On the Monday after the first weekend of the academic year in 2001, about fifty honors program students and I turned in a Global History 9H assignment: a timeline of each of our lives up until that point. By chance, I found this timeline a few months ago, and performed the chronological calculus of determining its date of manufacture: September 10, 2001. Until that date the four most important events of 2001 for me were, in chronological order, the birth of my cousin Rebecca; the death of the dog I had received as a puppy months after my grandfather, with whom I was very close, died during the winter when I was in kindergarten; the removal of a foot of my hair for Locks of Love donation and personal appearance purposes; and the commencement of high school. Beside a mark on the timeline to designate the new millennium, every event on the timeline is strictly personal in nature. I have memories of acknowledging elections, political scandals, the Oklahoma City bombing and the OJ Simpson trial, the last two of those events having a “Buffalo connection” and having been covered relentlessly by the local media in Western New York, where I grew up and now live again. None of those events had enough relevance to me to qualify for enumeration on the assigned timeline.
On the afternoon of Monday, September 10, 2001, my best friend and I skipped cross-country practice in order to goof around, go jogging and generally antagonize the well-intentioned middle-aged male coach who was ill-equipped to manage a roster of ten young women. My friend and I joked about the earth-shattering consequences of our transgression, indulging in worst case scenarios that would somehow result from our decision to disobey the order of the universe and the varsity cross-country team practice schedule: The school would implode! The city would burn! That evening, like all other Monday evenings in high school, I probably went to magnet math classes at a nearby university.
On the morning of Tuesday, September 11, 2001, I was in Art 1: Drawing and Painting, second period, when news of something outside the high school trickled into the Art Department office adjacent to my classroom. An accident, or something, a plane crash in Manhattan, a place I had never been, was cause for alarm, surprise. One art teacher, an elegant Jewish woman from Brooklyn, who still strikes me as being among the most graceful, regal people I have known, expressed apprehension and then relief about the safety of her relatives and friends in New York. Another student in that art class would later become a good friend of mine, and I believe her dad was at the World Trade Center during a business trip that morning. In that time before ubiquitous cell phones, I am not sure the confused news of the accident, no, coordinated attack, in Manhattan, and the fact that that her father had been so close to the catastrophe was relayed before his safety was already ascertained.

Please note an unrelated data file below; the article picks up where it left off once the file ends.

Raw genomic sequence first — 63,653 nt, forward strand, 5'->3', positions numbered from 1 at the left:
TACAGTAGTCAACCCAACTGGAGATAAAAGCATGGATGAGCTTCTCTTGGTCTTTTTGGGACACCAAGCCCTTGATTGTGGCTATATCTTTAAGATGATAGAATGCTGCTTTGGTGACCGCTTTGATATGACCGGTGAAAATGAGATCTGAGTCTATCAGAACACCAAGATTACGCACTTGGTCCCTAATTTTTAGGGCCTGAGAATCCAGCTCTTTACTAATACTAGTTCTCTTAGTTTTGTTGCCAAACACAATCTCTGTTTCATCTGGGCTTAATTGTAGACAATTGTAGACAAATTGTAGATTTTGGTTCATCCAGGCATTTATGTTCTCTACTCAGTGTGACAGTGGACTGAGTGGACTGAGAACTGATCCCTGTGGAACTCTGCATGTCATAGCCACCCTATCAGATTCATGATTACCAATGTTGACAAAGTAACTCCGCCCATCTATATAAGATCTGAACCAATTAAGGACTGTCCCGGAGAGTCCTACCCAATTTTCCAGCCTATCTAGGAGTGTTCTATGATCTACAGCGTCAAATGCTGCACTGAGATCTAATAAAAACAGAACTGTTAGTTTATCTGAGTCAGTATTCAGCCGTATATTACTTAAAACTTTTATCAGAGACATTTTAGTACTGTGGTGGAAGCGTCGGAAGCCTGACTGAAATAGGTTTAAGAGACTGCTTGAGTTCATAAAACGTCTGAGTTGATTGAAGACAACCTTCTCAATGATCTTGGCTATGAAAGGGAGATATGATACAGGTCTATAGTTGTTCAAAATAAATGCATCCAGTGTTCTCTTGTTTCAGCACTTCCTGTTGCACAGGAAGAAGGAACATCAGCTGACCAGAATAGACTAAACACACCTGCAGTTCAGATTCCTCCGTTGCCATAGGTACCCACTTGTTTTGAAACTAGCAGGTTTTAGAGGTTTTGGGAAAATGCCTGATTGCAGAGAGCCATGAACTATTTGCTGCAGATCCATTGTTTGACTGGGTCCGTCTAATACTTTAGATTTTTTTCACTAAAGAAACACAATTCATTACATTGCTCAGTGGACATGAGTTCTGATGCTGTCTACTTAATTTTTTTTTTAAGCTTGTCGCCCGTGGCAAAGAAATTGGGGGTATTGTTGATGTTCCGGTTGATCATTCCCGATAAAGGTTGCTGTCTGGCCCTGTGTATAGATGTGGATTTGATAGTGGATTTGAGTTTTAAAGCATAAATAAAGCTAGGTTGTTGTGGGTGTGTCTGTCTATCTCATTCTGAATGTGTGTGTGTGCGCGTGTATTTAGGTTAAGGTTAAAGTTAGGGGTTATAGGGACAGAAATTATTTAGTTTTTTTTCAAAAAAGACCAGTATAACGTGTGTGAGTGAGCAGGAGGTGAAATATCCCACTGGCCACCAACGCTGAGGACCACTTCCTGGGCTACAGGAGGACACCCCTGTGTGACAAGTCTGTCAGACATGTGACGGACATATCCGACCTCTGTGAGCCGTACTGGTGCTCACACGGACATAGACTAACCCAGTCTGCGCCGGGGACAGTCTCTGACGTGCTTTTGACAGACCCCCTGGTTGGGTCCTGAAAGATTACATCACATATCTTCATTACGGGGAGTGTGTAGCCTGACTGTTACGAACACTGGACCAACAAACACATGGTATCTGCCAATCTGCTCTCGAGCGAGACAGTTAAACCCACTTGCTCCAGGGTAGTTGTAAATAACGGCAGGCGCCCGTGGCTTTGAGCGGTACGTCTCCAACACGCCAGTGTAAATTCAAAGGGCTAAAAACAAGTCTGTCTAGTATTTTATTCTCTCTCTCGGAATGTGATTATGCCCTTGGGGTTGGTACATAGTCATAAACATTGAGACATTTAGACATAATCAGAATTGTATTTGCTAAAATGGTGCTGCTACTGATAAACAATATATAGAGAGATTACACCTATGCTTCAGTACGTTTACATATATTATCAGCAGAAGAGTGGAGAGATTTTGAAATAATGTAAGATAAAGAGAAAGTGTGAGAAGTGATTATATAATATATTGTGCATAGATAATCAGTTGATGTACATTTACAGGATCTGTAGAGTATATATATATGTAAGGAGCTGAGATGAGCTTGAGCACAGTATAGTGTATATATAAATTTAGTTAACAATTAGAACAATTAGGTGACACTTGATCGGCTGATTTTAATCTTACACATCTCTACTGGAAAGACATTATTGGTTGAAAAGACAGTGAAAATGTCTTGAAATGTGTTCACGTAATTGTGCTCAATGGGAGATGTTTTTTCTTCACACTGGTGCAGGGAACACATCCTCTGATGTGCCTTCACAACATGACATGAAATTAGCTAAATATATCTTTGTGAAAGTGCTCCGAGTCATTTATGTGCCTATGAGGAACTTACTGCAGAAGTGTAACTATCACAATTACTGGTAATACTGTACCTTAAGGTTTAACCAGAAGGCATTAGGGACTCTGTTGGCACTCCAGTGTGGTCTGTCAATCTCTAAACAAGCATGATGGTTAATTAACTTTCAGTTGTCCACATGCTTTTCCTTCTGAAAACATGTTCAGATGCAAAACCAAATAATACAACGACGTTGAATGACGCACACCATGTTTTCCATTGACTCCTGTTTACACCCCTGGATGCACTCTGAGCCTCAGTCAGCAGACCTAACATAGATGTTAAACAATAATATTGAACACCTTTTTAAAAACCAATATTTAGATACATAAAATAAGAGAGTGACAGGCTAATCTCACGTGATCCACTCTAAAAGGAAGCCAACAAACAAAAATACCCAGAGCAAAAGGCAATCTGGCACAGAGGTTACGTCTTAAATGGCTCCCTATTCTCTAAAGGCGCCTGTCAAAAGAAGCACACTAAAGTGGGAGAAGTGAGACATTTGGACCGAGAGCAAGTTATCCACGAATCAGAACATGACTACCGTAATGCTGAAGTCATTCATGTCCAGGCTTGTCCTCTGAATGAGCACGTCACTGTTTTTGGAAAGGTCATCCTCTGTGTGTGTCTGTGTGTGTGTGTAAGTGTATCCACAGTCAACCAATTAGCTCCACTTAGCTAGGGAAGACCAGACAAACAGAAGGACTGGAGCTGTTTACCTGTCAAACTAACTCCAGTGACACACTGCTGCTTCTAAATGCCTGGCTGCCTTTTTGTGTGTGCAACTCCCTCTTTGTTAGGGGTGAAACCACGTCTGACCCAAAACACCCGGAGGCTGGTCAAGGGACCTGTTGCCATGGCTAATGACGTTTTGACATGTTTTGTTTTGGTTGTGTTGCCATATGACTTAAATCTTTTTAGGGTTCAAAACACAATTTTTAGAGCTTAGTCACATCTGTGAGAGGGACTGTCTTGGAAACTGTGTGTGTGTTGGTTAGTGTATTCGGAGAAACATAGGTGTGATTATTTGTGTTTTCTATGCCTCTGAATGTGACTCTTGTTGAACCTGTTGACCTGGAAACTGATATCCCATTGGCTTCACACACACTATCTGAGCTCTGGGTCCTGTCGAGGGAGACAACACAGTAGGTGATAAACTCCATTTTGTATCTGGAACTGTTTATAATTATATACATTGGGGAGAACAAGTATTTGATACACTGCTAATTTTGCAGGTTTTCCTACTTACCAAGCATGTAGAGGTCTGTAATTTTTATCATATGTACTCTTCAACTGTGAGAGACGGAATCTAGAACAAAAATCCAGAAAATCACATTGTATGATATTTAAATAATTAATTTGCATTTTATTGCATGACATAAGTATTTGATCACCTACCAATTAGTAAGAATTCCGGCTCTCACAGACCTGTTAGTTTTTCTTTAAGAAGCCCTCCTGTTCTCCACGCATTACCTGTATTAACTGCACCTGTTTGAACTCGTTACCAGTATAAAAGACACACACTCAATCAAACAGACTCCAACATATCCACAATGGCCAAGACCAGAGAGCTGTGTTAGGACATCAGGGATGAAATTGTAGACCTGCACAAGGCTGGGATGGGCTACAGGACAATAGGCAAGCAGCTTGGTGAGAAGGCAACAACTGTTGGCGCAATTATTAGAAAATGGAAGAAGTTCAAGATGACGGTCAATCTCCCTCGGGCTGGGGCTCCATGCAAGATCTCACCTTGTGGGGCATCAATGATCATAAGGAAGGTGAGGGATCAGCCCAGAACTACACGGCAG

I never asked my teacher or my friend for details about that morning. As births and deaths dotted my personal timeline, the families of those murdered in the September 11 terror attacks must mark that date as one of personal relevance. For that enormous group of people, I felt the sadness of being just a person or two removed from anxiety, from somber funerals and from the grief that accompanies a sudden, unexpected death. A decade later, I still have not felt the acute loss of a friend or family member to an accident, attack or incident completely unforeseen. Bearing witness to the friends of friends who have, I hope that I never experience that loss.
It was not until roughly noon that the significance of the terror attacks had been determined and televisions were brought into classrooms so that we students would see the day’s events unfold. It was in that same social studies class where I had turned in the personal timeline 24 hours earlier that my classmates and I were told an event of great historical significance was unfolding. In less than four hours, contemporary panic had become history, and as an historic national event, not as a personal event, I would come to know September 11. I had no insight, no meaningful consolation for the people I didn’t know five hundred miles away who were directly impacted by that day’s losses.
In the weeks that would follow, I experienced vague irritation for country musicians whose patriotic songs seemed like eulogies delivered by funeral-crashers, general distaste for garish cable news reports, sad concern for world events still to come. Years later, I would be inconvenienced by flight safety regulations and agitated, discomforted by nearly every mention of 9/11 by a politician or warmonger.
A decade removed from September 11, 2001, I feel sadness and guilt whenever I see a man or woman in full military uniform, especially onboard flights or in the security-cleared zones surrounding airline gates: where are they coming from and where will they go as they participate in the consequences of the world conflict that came to a head ten years ago, mixing history and countless personal timelines? Encounters with these Americans remind me how deep the experience divide is between Americans fortunate enough not to be directly impacted by Qaeda terrorism and those who must bear great loss, suffering and horror in its wake.
Profound sadness and hopelessness engulfs me when I see military personnel, the same profound sadness and hopelessness that I first felt ten years ago: were it that this world was not so cruel, that demagogues and hate-motivated campaigns would not bring so much senseless loss. I am fortunate that the grief of so many individuals over so many years stops a person removed from me; I am unspeakably fortunate.